-- Published: Tuesday, 26 December 2017 | Print | Disqus
By Graham Summers
The Fed raised rates another 0.25% the week before last.
This marks the 5th rate hike since the Fed embarked on its policy tightening in December 2015 and the fourth rate hike in the last 12 months. The Fed’s latest statement also indicates it plans on raising rates three more times in 2018.
It is easy to gloss over the significance of this, but the Fed’s actions are indeed unusual; other major Central Banks (the Swiss National Bank, Bank of Japan, European Central Bank and Bank of England) are all currently running QE programs (the BoJ, ECB and BoE) or openly printing new money to buy stocks outright (the SNB).
What precisely is the Fed doing? Why the urge to tighten when other banks are all printing new money by the billions?
The following quotes from Fed offer us clues.
Fed Monetary Policy Report, June 2017:
“Forward price-to-earnings ratios for equities have increased to a level well above their median of the past three decades,
Fed minutes, July 2017:
"Since the April assessment, vulnerabilities associated with asset valuation pressures had edged up from notable to elevated, as asset prices remained high or climbed further, risk spreads narrowed, and expected and actual volatility remained muted in a range of financial markets."
Janet Yellen response to question from IMF Panel, October 2017:
Market valuations “are at high level in historical terms” when assessed on metrics akin to price-earnings ratios,
Fed Minutes, October 2017:
"In light of elevated asset valuations and low financial market volatility, several participants expressed concerns about a potential buildup of financial imbalances,"
Janet Yellen during Fed presser December 13th, 2017:
Stock valuations are at high end of historical levels.
I want to be clear on the significance of these statements.
The Fed’s primary role is to maintain financial stability. This means that the Fed will always downplay risks in its public statements. Indeed, former Fed Chair Ben Bernanke once stated that Fed policy is “98% talk, 2% action.”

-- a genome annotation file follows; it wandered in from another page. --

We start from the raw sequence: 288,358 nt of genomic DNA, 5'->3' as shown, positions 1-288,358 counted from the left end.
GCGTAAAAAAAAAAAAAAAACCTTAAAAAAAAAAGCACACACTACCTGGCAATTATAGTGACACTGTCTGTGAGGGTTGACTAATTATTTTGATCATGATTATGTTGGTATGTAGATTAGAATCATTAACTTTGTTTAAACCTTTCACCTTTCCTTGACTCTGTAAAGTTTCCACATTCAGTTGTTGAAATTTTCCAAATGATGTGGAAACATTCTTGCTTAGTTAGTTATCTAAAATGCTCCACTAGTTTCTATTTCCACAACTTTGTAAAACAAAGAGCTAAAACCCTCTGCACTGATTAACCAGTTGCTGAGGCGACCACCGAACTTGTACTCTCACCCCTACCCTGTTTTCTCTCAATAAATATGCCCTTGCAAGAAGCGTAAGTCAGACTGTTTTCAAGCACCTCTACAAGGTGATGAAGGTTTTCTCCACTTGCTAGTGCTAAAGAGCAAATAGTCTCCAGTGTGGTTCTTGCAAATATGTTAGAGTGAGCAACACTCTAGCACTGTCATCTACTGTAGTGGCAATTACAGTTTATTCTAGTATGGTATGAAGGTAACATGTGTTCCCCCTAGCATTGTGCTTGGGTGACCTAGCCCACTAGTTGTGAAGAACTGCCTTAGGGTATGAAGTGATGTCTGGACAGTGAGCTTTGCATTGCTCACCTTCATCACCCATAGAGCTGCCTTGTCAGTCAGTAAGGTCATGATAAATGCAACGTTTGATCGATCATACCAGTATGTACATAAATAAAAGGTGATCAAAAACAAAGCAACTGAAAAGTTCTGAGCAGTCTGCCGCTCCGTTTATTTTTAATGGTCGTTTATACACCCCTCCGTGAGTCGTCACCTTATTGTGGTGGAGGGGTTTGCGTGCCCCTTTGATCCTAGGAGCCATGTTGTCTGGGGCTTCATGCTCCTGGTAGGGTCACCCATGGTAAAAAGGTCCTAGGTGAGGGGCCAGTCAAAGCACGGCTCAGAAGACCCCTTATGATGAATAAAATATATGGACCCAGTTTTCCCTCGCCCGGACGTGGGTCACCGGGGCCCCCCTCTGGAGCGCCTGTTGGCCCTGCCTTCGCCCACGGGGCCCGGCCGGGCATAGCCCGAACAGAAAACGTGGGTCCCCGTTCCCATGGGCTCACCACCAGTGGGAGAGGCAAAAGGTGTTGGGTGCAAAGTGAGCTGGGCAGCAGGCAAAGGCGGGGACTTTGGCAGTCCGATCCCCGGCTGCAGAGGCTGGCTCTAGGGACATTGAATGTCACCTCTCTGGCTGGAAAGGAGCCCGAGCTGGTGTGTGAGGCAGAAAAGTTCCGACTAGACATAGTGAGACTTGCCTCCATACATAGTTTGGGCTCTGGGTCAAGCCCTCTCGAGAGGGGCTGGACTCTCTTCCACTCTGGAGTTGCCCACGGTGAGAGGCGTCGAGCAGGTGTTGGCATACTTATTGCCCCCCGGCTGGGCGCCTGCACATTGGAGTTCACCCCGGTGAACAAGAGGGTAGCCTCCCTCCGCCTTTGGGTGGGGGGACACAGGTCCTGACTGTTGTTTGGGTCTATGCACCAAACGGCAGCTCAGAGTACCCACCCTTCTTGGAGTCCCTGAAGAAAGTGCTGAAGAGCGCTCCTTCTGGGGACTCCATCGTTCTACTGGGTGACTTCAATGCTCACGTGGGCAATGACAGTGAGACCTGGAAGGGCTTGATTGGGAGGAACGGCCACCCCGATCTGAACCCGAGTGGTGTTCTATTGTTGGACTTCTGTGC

With that in mind, the above quotes are astonishing in their clarity: the Fed is explicitly stating (in Fed terms) that the markets are in a bubble. And the Fed didn’t just do this once, the Fed has been warning about asset valuations/froth in the system for six months straight.
So just how “frothy” are things that the Fed is being so explicit?
Try “1999-levels” frothy.
Perhaps the best means of measuring frothiness in stocks is the Price to Sales (P/S) multiple. Most investors prefer to use Price to Earnings (P/E), but I am wary of that method because earnings can easily be fudged via gimmicks (different methods of depreciation, write-offs, reducing loan loss reserves, tax loopholes, etc.).
Sales, on the other hand, are very hard to fudge. Either money came in the door, or it didn’t. And if a company gets caught fudging its revenues, someone goes to jail.
With that in mind, consider that the S&P 500’s current P/S multiple has surpassed its former all time peak from 1999: a period that is now widely considered to be the single largest stock bubble in history.
Put simply, stocks are extraordinarily overvalued by a reliable measure.
H/T Bill King
However, there is one main difference between 1999 and today...
Namely, that the Fed has been INTENTIONALLY creating bubbles for nearly 20 years today... and it's out of more senior asset classes to use!
Let me explain...
The late ‘90s was the Tech Bubble.
When that burst in the mid-‘00s, the Fed created a bubble in housing.
When that burst in ’08 the Fed created a bubble in US sovereign bonds or Treasuries.
And because these bonds are the bedrock of the US financial system, the “risk-free rate” of return against which ALL risk assets are valued, when the Fed did this it created a bubble in EVERYTHING (hence our coining of the term “The Everything Bubble” and our bestselling book by the same name).
Chief Market Strategist
Phoenix Capital Research
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-- Published: Tuesday, 26 December 2017 | E-Mail | Print | Source: GoldSeek.com